Oct 7th 2014 12:44:48 pm
(or, Making a Baby is Harder than I’d Hoped)
I guess I already had a feeling that I wasn’t the most fertile woman in the world. Travis and I have been having sex… for a long time. (We’ve been together for 16+ years.) We are smart and careful, so we doubled up on birth control (bc pill & condoms) for a long time. No reason why we should have gotten pregnant and we didn’t want to. We both went to grad school, moved across the country, bought a tiny house, had jobs, started a business. I went off the pill when I was 27. We kept using condoms most of the time and sort of decided to see what happened. Maybe I should have been more concerned that nothing happened. But then we moved to NY, lived (and ran a business) in a tiny apartment, trained for marathons, had fun. I don’t want to be the cliched “modern” woman, but even though I really want children, I thought I had more time. I probably should have been more concerned when my cycles shortened to 25 days, but the doctors said it was normal. I’ve never missed a period in my life. I’ve never been underweight. My body has never failed me. I thought I was as healthy as possible. But I guess I also knew I was pressing my luck. We all think we can wait forever.
In the end, my fertility struggles were very minimal compared to what many other women face, but I want to share my experience just in case it helps any other women to be proactive about their own fertility. Plus, it is so easy to forget things and I want to have my thoughts written down for my own personal record.
Starting the process:
So… 2012 was a huge running year for me… no time for pregnancy! But after completing the Goofy Challenge and Bermuda Triangle Challenge in January 2013, Travis and I decided to get down to the business of trying to make a baby. We weren’t entirely diligent at first, but by April I was tracking my cycles and focusing on fertile days. I started using ovulation kits in July to pinpoint my most fertile days. Still nothing was happening. I hated taking the pregnancy tests just to get a negative result and I also hated not knowing what I could plan for the future. Could I run a marathon in November? Or should I not sign up? Could I train for an IronMan? Or should I devote more of my energy to focusing on baby making? Should I apply for a new job? Should we plan that big trip to Europe? It felt like everything needed to be put on hold until we knew whether or not a baby would be coming in the near future…
Since I wasn’t getting pregnant as quickly as I had assumed it would happen, I decided I should go get things checked out. On September 11th, 2013, I had my first appointment with a new Ob/Gyn, Dr. Flagg at Spring OB/Gyn. I really liked her (she graduated from KU Med just like my brother and sister-in-law!) and she suggested I start a “Fertility Check-list” of tests and screenings. It consisted of blood tests looking at my hormone levels at different times during my cycle (FSH, AMH, TSH, Prolactin, and Progesterone), a genetic screening, a pap smear looking for any STDs or other problems, and multiple ultrasounds at different parts of my cycle to observe ovulation. (Plus, a sperm check for Travis.) In all, I think it consisted of five or six separate doctor’s appointments over two months. Looking back now it doesn’t feel like it was so bad… BUT at the time I felt like it was a HUGE hassle and very invasive. Luckily, I have not experienced many health problems in my life, so any type of medical procedure seemed very tough at first. Blood draws and trans-vaginal ultrasounds are not exactly fun, especially when you are doing them nearly every week. Not to mention the time I had to take away from work to get to all of the appointments. My work and life schedule is very flexible, but I remember thinking that anyone with a high powered job would never be able to fit in all the tests!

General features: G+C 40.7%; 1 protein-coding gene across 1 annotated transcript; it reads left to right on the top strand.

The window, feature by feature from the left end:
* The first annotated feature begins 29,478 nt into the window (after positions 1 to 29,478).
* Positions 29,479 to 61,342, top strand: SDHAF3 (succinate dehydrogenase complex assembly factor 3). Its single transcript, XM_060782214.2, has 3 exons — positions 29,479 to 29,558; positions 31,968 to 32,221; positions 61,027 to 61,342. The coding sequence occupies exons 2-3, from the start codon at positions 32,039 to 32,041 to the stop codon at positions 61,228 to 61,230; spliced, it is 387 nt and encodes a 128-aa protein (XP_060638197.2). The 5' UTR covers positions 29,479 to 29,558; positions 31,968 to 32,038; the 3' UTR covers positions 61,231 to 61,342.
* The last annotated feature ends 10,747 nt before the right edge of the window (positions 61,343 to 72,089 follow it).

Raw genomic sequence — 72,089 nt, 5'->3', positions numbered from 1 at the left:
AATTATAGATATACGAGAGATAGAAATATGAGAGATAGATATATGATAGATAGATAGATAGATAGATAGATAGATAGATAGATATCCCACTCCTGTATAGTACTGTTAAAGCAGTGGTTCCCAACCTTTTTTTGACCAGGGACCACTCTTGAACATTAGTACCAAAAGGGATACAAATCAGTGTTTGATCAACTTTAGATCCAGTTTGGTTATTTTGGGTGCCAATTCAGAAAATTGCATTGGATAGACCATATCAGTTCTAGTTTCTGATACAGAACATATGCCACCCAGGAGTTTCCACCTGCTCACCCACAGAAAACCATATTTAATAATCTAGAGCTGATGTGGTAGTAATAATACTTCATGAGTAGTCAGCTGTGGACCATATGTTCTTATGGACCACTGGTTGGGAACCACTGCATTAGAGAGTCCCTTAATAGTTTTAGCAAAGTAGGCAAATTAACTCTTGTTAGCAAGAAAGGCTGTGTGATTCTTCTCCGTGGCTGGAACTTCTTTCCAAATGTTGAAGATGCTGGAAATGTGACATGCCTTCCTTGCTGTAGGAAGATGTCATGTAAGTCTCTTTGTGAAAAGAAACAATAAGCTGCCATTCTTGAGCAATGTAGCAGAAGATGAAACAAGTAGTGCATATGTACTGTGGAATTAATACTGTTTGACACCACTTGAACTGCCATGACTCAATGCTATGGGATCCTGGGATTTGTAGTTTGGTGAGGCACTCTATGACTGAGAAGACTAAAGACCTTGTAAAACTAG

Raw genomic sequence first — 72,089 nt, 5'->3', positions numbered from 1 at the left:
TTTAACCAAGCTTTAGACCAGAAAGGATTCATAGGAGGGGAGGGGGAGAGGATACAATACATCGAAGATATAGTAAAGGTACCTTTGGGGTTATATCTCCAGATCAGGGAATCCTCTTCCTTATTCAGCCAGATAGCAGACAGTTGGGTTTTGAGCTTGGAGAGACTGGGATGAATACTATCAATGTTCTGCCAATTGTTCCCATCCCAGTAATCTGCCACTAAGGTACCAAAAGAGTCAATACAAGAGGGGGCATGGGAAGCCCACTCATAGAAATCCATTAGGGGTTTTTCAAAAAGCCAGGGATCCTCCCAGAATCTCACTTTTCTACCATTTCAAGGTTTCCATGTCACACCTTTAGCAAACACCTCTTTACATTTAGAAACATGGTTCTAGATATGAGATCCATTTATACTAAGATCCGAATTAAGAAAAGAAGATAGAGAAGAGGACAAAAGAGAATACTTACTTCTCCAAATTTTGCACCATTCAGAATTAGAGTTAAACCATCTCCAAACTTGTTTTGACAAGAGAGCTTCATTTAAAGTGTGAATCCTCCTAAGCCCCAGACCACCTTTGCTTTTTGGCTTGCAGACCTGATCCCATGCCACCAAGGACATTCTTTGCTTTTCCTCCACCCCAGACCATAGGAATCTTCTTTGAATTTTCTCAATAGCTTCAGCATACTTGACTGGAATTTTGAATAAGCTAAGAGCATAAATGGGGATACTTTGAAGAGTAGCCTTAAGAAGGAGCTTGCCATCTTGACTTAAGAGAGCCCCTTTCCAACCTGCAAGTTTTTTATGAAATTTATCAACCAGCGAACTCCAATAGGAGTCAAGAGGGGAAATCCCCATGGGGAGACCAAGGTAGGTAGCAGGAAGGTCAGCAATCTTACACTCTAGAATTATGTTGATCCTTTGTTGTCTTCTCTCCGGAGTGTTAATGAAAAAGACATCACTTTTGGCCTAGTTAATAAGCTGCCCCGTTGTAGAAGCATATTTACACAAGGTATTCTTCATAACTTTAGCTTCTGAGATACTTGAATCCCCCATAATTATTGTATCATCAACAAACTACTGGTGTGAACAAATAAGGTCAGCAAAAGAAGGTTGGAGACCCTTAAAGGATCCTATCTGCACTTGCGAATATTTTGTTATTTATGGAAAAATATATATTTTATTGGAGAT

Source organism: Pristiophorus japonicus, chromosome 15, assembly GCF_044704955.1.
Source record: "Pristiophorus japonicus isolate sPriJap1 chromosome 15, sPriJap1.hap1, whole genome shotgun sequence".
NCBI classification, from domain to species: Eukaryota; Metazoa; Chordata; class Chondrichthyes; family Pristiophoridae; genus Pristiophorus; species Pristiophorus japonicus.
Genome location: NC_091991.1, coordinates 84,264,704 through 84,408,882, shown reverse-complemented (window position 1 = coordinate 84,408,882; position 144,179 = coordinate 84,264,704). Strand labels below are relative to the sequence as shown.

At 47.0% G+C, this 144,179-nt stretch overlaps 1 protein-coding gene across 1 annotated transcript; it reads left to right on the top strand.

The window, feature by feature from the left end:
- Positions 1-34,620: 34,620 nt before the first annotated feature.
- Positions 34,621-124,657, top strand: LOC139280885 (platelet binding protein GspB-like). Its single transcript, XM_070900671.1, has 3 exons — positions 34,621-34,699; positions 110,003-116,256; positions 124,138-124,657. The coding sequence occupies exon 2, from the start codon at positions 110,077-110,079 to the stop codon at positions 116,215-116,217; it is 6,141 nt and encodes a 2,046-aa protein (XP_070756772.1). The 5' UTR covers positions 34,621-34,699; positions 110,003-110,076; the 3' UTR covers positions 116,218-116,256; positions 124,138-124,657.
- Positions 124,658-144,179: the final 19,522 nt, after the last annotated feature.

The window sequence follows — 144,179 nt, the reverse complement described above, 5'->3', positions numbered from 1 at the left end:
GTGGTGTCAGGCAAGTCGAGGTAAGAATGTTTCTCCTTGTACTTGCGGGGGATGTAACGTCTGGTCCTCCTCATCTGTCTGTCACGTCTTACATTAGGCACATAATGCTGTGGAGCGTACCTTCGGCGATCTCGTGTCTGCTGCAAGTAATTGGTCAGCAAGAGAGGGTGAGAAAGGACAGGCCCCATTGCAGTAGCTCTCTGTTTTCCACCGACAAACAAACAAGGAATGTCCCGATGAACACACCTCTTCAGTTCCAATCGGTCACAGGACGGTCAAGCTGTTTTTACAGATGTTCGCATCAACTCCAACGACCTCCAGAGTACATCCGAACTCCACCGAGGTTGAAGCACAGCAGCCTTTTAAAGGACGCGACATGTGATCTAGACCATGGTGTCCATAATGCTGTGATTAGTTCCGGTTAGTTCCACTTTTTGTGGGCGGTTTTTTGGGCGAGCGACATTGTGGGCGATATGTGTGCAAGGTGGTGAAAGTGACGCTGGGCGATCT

Every one of the tests came back with great results… except the AMH (Anti-Müllerian Hormone) or “egg timer” test. It is supposed to help doctors determine the size of your egg supply. (It also could indicate a possibility for early menopause. Great.) My number (.72) came back so low for my age that Dr. Flagg suggested I make an appointment with a fertility specialist. Her high level of concern made me worried. But she also told me not to stress over it too much. Ha! She also suggested acupuncture. Yuck. I was not interested in acupuncture, but I took her advice anyway. There are some medical studies that show some correlations between acupuncture and increased fertility, so I felt I should give it a try. I wanted to make sure I was doing everything possible to increase my fertility chances. I didn’t want there to be any one thing that I could look back on and say “if I had just tried that maybe things would have worked.”
I took any and all fertility advice… some of the things I tried:
(FYI: I 100% believe in modern medicine and believe it is the #1 thing that ultimately allowed me to get pregnant… these other things were just supplements to my medical care.)
- accupuncture – I went to multiple appointments at two well-reviewed (and expensive) places, here and here. I know many people find acupuncture helpful, but I did not enjoy it. I also couldn’t shake the feeling that it was a scam when they were constantly trying to up-sell me herbs. I stopped going when the practitioner told me my surgery would probably not work and that I needed to increase my acupuncture visits to supplement it.
- reduce running and strenuous exercise – My doctors told me that running was fine as long as I kept it under 45 minutes, 3 times a week. My medical chart was marked “excessive exerciser” since I had been doing much more than that. I cut back considerably, but had a hard time giving up such a huge hobby. I still ran the Brooklyn Marathon in November. (The acupuncturists told me to cut out all exercise except yoga and let my body focus its energies on reproduction.)
- yoga – Everyone suggested yoga to help with stress. I made a point to start going, but it is not my favorite…